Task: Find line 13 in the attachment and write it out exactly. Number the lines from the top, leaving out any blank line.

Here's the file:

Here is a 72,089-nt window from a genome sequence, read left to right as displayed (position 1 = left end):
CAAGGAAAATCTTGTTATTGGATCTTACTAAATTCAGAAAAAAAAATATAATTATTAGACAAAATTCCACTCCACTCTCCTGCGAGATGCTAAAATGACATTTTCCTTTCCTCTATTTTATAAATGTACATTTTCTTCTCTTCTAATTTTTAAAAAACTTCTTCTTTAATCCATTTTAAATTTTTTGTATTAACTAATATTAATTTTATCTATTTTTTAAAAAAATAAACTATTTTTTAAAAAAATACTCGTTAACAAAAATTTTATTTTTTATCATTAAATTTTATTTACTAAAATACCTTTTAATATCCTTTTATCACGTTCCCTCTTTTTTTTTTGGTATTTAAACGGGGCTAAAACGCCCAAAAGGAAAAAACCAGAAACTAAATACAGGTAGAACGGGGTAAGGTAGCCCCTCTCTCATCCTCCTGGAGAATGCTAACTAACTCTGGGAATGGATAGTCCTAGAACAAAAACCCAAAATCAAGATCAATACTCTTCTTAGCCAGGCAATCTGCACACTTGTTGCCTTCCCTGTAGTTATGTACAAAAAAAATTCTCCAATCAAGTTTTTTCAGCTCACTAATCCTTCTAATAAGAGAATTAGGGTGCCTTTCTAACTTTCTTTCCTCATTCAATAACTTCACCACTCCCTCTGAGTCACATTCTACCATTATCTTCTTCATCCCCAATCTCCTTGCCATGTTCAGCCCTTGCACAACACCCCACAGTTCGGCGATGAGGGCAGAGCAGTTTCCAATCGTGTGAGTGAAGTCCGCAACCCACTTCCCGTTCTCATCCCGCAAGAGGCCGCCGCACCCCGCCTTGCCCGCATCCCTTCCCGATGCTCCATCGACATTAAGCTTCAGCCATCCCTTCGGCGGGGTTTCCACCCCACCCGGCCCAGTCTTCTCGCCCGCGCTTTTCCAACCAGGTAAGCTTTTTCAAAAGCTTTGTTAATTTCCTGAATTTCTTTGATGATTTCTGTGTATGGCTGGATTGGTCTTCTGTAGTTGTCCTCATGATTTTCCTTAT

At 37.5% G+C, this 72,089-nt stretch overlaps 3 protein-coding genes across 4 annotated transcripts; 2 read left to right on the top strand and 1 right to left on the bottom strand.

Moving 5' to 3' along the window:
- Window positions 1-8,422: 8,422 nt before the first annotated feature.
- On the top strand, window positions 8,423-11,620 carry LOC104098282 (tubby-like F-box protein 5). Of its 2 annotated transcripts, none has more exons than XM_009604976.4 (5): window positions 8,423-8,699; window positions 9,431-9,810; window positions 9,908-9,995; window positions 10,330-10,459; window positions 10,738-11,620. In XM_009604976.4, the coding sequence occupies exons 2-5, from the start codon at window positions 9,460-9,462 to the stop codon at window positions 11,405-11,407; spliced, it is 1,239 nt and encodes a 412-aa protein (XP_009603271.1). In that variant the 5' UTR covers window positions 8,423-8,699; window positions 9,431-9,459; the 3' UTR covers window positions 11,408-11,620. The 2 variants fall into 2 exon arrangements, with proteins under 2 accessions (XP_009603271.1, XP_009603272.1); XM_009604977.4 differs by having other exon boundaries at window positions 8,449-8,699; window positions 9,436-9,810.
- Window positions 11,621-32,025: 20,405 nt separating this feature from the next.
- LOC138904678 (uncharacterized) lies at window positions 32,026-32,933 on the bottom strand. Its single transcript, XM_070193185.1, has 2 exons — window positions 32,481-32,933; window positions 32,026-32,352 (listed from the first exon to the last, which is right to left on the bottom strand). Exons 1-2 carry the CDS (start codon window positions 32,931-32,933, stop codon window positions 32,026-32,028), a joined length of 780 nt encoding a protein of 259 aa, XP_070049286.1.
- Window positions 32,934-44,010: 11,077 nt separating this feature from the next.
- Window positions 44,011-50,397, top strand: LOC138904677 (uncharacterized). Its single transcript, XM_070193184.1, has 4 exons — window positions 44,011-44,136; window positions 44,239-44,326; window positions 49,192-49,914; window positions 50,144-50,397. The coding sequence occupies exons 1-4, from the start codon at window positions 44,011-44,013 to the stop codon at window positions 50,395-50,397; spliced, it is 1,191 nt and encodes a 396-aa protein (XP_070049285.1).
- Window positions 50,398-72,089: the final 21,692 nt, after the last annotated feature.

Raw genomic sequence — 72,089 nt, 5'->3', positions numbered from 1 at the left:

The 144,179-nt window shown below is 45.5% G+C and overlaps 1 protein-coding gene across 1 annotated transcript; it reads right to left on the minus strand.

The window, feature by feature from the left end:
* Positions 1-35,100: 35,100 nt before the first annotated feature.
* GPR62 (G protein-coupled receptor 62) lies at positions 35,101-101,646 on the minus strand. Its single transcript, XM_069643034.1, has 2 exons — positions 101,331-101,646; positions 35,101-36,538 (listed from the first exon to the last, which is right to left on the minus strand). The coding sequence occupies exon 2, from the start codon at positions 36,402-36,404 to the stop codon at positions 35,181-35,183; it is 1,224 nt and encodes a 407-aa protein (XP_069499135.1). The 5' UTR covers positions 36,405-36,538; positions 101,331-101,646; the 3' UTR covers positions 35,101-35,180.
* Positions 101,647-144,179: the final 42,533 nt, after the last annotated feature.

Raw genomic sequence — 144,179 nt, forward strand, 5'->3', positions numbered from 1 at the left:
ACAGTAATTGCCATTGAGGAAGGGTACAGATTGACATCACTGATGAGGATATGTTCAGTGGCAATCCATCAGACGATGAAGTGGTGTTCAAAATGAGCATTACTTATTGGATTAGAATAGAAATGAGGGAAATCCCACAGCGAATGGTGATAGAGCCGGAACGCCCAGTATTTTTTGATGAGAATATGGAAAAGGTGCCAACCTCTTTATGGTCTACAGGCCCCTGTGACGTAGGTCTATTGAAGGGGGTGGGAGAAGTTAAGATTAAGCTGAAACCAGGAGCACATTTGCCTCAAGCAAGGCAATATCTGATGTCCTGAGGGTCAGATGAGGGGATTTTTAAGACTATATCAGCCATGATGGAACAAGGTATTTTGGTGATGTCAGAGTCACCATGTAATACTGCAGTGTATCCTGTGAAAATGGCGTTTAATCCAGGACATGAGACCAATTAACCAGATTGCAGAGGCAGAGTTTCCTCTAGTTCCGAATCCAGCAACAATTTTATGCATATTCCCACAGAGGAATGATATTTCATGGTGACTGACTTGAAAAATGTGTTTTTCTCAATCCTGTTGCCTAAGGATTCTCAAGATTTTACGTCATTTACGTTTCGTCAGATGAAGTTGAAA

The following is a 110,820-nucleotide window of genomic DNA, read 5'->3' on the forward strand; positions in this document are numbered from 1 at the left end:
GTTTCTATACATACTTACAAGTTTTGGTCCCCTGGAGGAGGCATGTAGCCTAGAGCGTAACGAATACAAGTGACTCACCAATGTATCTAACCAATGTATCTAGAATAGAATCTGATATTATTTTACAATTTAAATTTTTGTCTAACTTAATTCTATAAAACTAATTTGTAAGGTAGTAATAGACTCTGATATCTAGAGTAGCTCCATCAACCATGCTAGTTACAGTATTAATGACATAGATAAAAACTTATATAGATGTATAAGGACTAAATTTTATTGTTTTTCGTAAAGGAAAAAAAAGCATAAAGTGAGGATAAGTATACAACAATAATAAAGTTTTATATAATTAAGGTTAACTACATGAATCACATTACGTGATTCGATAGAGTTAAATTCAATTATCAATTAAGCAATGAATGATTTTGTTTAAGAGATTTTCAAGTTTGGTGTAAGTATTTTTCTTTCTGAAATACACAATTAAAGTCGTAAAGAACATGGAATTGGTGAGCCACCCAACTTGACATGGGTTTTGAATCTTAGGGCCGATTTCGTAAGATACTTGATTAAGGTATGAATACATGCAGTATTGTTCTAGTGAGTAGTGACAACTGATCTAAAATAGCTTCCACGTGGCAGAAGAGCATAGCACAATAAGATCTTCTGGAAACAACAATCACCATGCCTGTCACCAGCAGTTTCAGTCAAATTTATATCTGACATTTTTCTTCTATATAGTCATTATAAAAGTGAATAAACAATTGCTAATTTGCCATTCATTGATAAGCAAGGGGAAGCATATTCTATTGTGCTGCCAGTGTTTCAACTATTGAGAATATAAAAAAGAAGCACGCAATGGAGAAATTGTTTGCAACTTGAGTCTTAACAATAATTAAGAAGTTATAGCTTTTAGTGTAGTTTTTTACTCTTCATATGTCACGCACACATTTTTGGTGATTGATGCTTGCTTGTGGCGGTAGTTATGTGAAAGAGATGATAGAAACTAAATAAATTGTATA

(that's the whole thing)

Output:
The 144,179-nt window shown below is 45.5% G+C and overlaps 1 protein-coding gene across 1 annotated transcript; it reads right to left on the minus strand.